– packaged in glass or metal, therefore making them recyclable and set apart from the mess of plastic we have in our environment today
– animal-friendly (vegan and not tested on animals, or sold in any countries which legally require such testing)
….I know they now solve these same problems for other people, too.
Leafology products are a joy to use. I’m a big fan of joy. I love joy’s work. Being in the studio and formulating and then repeatedly re-making the tried and tested recipes is a very sensual experience. I wish I could let you all sniff the air in the studio when we’ve just made a fresh batch of the Precious Petals Beauty Balm, or the Frankincense & Tea Seed Magic Eye Night Serum, or the Overnight Face Food, or… And applying the products daily is a joy, too. They feel like everyday luxury, because that’s what they are. It’s not a slapdash affair (though you are free to slap and dash, if that better fits your routine); it’s a ‘oooh, mmmm, aaah’ sort of moment, however long you draw that moment out for, because the textures, natural scents and hands-on nature of the products are rewarding. It’s a lot about pleasure.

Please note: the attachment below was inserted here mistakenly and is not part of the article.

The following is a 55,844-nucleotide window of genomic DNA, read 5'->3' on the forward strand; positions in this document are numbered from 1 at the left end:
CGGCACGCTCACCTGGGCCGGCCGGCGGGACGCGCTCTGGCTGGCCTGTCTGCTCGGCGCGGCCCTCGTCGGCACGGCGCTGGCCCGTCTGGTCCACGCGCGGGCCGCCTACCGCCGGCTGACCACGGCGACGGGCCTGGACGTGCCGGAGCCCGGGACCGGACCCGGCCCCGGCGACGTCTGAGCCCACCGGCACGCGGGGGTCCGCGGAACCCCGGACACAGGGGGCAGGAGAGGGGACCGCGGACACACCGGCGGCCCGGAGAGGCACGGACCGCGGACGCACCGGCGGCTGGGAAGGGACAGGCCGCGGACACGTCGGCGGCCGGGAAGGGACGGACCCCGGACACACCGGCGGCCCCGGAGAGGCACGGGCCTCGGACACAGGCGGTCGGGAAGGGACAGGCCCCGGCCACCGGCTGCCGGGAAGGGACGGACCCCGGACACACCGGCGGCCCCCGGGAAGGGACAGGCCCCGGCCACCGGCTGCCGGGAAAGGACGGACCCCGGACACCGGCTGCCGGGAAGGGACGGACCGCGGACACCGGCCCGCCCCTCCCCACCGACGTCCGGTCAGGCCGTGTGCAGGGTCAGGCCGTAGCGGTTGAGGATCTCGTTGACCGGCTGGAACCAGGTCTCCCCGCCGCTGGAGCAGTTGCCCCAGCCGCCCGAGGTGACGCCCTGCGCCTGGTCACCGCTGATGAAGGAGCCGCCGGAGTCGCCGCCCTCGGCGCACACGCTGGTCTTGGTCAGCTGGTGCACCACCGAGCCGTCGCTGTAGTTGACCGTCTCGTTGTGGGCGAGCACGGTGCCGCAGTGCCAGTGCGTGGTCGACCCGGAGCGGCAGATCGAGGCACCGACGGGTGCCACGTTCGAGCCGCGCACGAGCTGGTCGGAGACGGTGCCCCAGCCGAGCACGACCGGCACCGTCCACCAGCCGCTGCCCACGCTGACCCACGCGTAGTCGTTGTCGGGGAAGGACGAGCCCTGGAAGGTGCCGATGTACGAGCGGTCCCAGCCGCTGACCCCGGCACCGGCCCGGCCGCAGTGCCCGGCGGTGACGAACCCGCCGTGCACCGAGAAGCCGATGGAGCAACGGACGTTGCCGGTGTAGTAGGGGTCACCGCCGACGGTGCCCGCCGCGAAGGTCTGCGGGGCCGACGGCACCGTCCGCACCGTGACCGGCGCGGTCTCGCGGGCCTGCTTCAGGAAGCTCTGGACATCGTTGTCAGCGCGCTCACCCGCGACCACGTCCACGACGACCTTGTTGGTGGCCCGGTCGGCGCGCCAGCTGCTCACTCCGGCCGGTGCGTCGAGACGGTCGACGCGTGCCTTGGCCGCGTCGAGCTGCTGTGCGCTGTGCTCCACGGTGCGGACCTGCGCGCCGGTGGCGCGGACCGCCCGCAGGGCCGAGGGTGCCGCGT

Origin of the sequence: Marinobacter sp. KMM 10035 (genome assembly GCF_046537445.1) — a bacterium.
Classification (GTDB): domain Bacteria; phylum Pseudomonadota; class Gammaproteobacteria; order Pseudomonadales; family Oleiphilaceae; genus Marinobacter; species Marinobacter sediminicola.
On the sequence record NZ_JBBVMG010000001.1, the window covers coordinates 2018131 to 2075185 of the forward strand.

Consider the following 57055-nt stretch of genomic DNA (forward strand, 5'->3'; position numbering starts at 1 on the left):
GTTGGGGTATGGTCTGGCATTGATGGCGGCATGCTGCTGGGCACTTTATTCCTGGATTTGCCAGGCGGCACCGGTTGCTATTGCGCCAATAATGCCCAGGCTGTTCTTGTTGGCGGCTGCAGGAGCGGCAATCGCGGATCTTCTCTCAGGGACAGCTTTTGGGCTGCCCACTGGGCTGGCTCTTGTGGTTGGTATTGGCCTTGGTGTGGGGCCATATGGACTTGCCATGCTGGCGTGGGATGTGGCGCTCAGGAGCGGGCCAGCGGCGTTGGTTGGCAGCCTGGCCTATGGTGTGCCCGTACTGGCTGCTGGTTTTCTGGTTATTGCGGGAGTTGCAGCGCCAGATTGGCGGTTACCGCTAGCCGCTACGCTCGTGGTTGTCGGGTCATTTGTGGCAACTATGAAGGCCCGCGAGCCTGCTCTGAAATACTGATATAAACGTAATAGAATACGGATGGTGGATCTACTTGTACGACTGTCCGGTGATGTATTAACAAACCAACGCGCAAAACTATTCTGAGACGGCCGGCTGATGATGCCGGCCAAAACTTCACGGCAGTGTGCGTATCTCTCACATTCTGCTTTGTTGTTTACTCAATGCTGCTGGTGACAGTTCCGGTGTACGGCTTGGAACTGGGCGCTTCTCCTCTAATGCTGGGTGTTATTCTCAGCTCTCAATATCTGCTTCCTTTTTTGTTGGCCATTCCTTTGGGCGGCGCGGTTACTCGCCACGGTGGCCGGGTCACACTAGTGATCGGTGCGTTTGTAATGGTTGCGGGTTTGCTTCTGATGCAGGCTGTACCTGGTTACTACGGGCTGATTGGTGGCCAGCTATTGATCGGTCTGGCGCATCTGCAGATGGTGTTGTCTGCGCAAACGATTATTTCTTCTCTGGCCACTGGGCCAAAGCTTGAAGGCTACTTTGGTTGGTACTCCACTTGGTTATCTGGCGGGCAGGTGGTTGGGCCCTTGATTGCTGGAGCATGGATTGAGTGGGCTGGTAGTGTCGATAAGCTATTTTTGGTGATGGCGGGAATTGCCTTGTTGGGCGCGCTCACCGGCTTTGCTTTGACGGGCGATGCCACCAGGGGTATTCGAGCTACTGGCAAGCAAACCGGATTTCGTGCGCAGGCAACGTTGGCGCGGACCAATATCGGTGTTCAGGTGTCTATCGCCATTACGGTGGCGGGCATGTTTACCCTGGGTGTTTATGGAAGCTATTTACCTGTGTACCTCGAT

Leafology products are simple, humble, joyful, luxurious and playful all at once. They’re for everyone. You don’t have to be au fait with the latest designers, doing twenty namastés per day, eating only hand-torn kale or earning a ridiculously high salary to try them. When I originally set the prices, I took into account that I wanted them to be ‘high street friendly’. I won’t pretend they’re the cheapest things out there, but they also aren’t going to require a mortgage. I wanted them to be accessible. The products each tend to last a while (I’ve been told I should sell the Tea Seed & Olive Wonder Balm in a smaller pot, so people need to re-buy more frequently), and the demographic that they provide for is both very narrow (it was originally just me, after all) and very wide (whatever your age, background, job, lifestyle is – maybe you just appreciate tea and the fact that tea is an ingredient in every single product; it’s Leafology’s ‘thing’). All marketing gurus will tell me this idea of inclusivity is a terrible approach, and it probably isn’t the savviest, but I can say that so far it’s kinda fine and working…
…So, having unwound myself from that minor tizzy, I’m feeling focussed and excited once more (which is just as well because there is a lot planned for Leafology this year and I can’t wait to reveal it all bit by bit!).
What’s that thing about ‘if you don’t know where you fit in, create your own space’ (I may be paraphrasing/inventing)..? I once had a ripped-out calendar page blue-tacked to my childhood bedroom wall. It was a beautiful autumn-lit photograph, all golden browns, of some stepping stones across a river, with the words printed along the top: ‘do not follow where the path may lead. Go your own way and leave a trail.’
Thank you for coming along on this journey with me, being interested and getting involved. I can’t wait to see what happens next for us all! Happy New Year!
*Coming soon. (Unicorns paid three times the going London wage.)